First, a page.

PubMed ID
19141543 View in PubMed
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Being born in Manitoba: a look at perinatal health issues.

https://arctichealth.org/en/permalink/ahliterature186717
Source
Can J Public Health. 2002 Nov-Dec;93 Suppl 2:S33-8
Publication Type
Article
Author
Patricia J Martens
Shelley Derksen
Teresa Mayer
Randy Walld
Author Affiliation
Manitoba Centre for Health Policy, Department of Community Health Sciences, Faculty of Medicine, University of Manitoba, Winnipeg, MB. Pat_Martens@cpe.umanitoba.ca
Source
Can J Public Health. 2002 Nov-Dec;93 Suppl 2:S33-8
Language
English
Publication Type
Article
Keywords
Birth Rate - trends
Breast Feeding - statistics & numerical data
Cross-Sectional Studies
Health Policy
Health promotion
Health Status Indicators
Humans
Infant
Infant care
Infant Mortality - trends
Infant Welfare - ethnology - statistics & numerical data
Infant, Low Birth Weight
Infant, Newborn
Infant, Premature
Manitoba - epidemiology
Population Surveillance
Regional Health Planning
Registries
Risk factors
Rural Health
Social Class
Urban health
Abstract
The Manitoba Centre for Health Policy was commissioned by Manitoba's provincial health department to examine the health of newborns born 1994 through 1998, using three indicators: preterm birth (
PubMed ID
12580388 View in PubMed
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Canadian opinions on publicly financed dental care.

https://arctichealth.org/en/permalink/ahliterature154001
Source
Can J Public Health. 2007 Nov-Dec;98(6):495-9
Publication Type
Article
Author
Carlos R Quiñonez
David Locker
Author Affiliation
Community Dental Health Services Research Unit, Faculty of Dentistry, University of Toronto, Toronto, ON, Canada. carlos.quinonez@utoronto.ca
Source
Can J Public Health. 2007 Nov-Dec;98(6):495-9
Language
English
Publication Type
Article
Keywords
Canada
Cross-Sectional Studies
Delivery of Health Care - economics - organization & administration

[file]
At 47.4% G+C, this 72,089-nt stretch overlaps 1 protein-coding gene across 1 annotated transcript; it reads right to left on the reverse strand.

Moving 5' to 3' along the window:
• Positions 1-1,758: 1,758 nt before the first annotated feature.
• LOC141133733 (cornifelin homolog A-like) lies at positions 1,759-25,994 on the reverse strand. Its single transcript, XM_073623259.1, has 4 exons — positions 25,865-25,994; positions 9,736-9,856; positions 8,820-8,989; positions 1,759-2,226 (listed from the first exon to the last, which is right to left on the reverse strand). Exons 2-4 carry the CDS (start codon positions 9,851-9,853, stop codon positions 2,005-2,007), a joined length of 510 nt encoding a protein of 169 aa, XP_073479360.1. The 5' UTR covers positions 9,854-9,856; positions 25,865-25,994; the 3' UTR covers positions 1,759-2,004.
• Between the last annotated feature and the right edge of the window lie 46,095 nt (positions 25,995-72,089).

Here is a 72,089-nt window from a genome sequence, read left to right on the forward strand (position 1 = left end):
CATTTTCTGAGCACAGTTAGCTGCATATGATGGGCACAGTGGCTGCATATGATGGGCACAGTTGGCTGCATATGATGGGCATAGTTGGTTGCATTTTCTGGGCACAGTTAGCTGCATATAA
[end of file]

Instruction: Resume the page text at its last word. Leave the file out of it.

Dental Care - economics - organization & administration
Dental Health Services - economics - organization & administration
Female
Government Programs
Health Policy - economics
Health Services Accessibility - economics
Humans
Interviews as Topic
Logistic Models
Male
Odds Ratio
Patient Acceptance of Health Care
Public Opinion
Questionnaires
Retrospective Studies
Abstract
Inequalities in oral health and care are long recognized in Canada, with public health environments increasingly focusing on issues of equity and access to care. How does Canada publicly insure for diseases that are largely preventable, minimally experienced by the majority, but that still cause tremendous suffering among the socially marginalized? We consider this dynamic by asking Canadians their opinions on publicly financed dental care.
Data were collected from 1,006 Canadian adults through a telephone interview survey using random digit dialling and computer-assisted telephone interview technology. Simple descriptive and bivariate analyses were undertaken to assess relationships among variables, with logistic regression odds ratios calculated for significant relations.
Canadians support the idea of universal coverage for dental care, also recognizing the need for care to specific groups. Generally preferring to access public care through the private sector, Canadians support the idea of opting out, and expect those who access such care to financially contribute at point of service.
Support for publicly financed dental care is indicative of a general support for a basic right to health care. Within the limits of economy, the distribution of oral disease, and Canadian values on health, the challenge remains to define what we think is equitable within this sector of the health care system. This question is ultimately unanswerable through any survey or statistical means, and must, to become relevant, be openly promoted and debated in the social arena, engaging Canadians and their sense of individual and social responsibility.
PubMed ID
19039890 View in PubMed